In Marawi City, Filippino Muslims shelter Christians from jihadist militants
"You will have to kill me first before you even touch them."
FARIDA, a Muslim
store owner in Marawi City, had no choice but to let the terrorists that barged
in her store last May 24 plunder her goods and products. But when the armed men
turned their attention to her 13 male employees huddled in a corner of the
store, Farida looked the men in the eyes and told them in Maranao, “You will
have to kill me first before you even touch them.”
The terrorists, mostly in their teens, sensed the
seriousness of Farida’s resolve and contented themselves with their loot.
Farida knew she had to resort to such extreme measure to prevent any
interaction between the gunmen and her employees who were mostly Christian
migrants from nearby provinces. They have worked for almost a decade for
Farida. Had the gunmen talked to them, it would be immediately found out that
they were Christians and they would have been taken along with their families.
After the terrorists fled, Farida immediately ordered all
her employees to hide in a relative’s house. She then contacted an uncle to
facilitate the escape of her Christian employees by boat to cross the Maranao
lake, and from there travel safely towards Iligan City. Farida’s story was
published by the Philippine Daily Inquirer (PDI), one of the nation’s most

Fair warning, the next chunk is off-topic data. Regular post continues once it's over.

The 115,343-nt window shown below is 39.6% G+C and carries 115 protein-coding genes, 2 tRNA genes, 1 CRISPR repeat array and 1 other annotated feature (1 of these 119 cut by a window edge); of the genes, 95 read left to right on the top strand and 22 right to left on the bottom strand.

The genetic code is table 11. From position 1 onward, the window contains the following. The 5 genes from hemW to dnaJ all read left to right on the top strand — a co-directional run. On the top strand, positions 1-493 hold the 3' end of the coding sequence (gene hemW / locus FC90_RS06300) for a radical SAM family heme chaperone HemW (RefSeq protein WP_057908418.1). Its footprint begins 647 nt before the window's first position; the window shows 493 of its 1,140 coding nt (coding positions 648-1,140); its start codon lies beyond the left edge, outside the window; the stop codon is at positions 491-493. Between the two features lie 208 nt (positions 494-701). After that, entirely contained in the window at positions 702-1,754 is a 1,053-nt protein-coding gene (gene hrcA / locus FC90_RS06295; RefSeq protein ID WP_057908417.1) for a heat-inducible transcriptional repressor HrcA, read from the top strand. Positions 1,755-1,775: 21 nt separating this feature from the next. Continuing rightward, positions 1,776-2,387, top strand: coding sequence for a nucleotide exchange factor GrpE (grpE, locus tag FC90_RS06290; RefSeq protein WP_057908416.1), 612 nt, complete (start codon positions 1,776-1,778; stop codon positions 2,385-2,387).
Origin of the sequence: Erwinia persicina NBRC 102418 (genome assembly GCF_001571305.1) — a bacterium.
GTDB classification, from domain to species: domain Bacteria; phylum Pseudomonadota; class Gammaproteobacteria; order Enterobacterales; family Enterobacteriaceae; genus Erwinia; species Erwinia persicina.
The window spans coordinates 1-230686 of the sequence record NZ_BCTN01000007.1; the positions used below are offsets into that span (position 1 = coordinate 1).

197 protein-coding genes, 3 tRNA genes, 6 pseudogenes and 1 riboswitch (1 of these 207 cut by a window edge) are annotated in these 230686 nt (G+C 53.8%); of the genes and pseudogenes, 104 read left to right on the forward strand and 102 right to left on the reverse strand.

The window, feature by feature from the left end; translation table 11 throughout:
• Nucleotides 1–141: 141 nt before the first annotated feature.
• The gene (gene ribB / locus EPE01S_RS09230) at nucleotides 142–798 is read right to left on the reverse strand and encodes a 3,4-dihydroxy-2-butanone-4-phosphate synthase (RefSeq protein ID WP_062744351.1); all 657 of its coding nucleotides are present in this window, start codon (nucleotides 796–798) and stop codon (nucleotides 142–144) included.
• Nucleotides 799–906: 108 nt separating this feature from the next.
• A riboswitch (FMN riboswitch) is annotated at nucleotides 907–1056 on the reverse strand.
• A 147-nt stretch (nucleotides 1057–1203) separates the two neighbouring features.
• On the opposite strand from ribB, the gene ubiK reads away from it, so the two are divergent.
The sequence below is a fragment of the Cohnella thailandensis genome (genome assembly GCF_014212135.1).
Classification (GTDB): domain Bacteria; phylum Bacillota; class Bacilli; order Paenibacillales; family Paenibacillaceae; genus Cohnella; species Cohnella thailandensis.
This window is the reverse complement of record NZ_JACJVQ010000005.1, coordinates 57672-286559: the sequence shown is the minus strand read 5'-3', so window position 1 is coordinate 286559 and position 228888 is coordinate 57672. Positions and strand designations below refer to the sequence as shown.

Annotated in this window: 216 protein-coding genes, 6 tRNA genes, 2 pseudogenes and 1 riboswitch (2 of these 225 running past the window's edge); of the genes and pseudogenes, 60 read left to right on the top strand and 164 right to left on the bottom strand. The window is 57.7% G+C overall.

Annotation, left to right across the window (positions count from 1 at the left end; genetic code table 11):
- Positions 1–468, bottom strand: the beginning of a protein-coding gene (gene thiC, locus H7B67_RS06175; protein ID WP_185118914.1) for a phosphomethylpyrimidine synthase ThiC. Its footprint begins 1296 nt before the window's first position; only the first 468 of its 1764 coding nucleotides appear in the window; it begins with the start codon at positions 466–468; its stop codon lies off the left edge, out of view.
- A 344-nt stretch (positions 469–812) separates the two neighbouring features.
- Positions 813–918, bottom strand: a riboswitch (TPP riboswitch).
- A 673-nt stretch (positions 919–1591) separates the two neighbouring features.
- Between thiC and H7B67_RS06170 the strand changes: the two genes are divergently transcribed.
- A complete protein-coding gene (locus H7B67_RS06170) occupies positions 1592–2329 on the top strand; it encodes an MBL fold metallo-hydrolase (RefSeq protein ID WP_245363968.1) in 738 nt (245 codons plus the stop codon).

In their language, Maranao means people of the lake as the
elevated city of Marawi is located along the shores of the majestic and placid
Lake Lanao. The Maranaos are the largest of the thirteen ethnic Muslim groups
in the Philippines with each group having its own culture, literary tradition,
and language. They are known for their music, epics, and textiles. They are
also famous for their trading skills which let Marawi City flourish as a
business hub from the early 1900s.
As skilled tradespeople, the Maranaos are among the more
affluent Muslim groups in the Philippines and Marawi City is one of the few
places in the country where Christians from nearby provinces work for Muslim
employers. Some Christians have decided to migrate to Marawi thanks to the good
treatment of Muslim employers like Farida, who lets her workers live in their
Other stories like that of Farida’s have been reported in
various Philippine newspapers in recent days. There is also the story of
Zaynab, a humanitarian worker who personally went along with 20 Christians along
a 15-hour alternate route to avoid the gridlock of fleeing residents north of
Marawi City. “I never minded the danger. I was prepared to die first before they
(terrorists) could harm the Christians,” Zaynab told reporters.
The Philippine Star recounted
how a Muslim prosecutor sheltered 42 Christians in a building that he owns
before facilitating their escape in small groups. It also published a story
about how seven Christians studying in Mindanao State University were trapped
in their dormitories for days with three other Muslims. All throughout the
ordeal, the Muslims assured their Christian schoolmates that should they be
captured, they would never forsake them.
Marawi City Bishop Edwin dela Peña told international
Catholic charity Aid to the Church in Need how a local Muslim official advised
the family of his personal driver and their other Christian companions about
what they should tell the terrorists in the event of a confrontation. He then
personally led them to buses that would take them to safety in Iligan City. “I would consider him a hero for leading
these group of Christians and Muslims together, trying to flee from the danger
that was awaiting them,” Bishop dela Peña said.
Devastation in Marawi City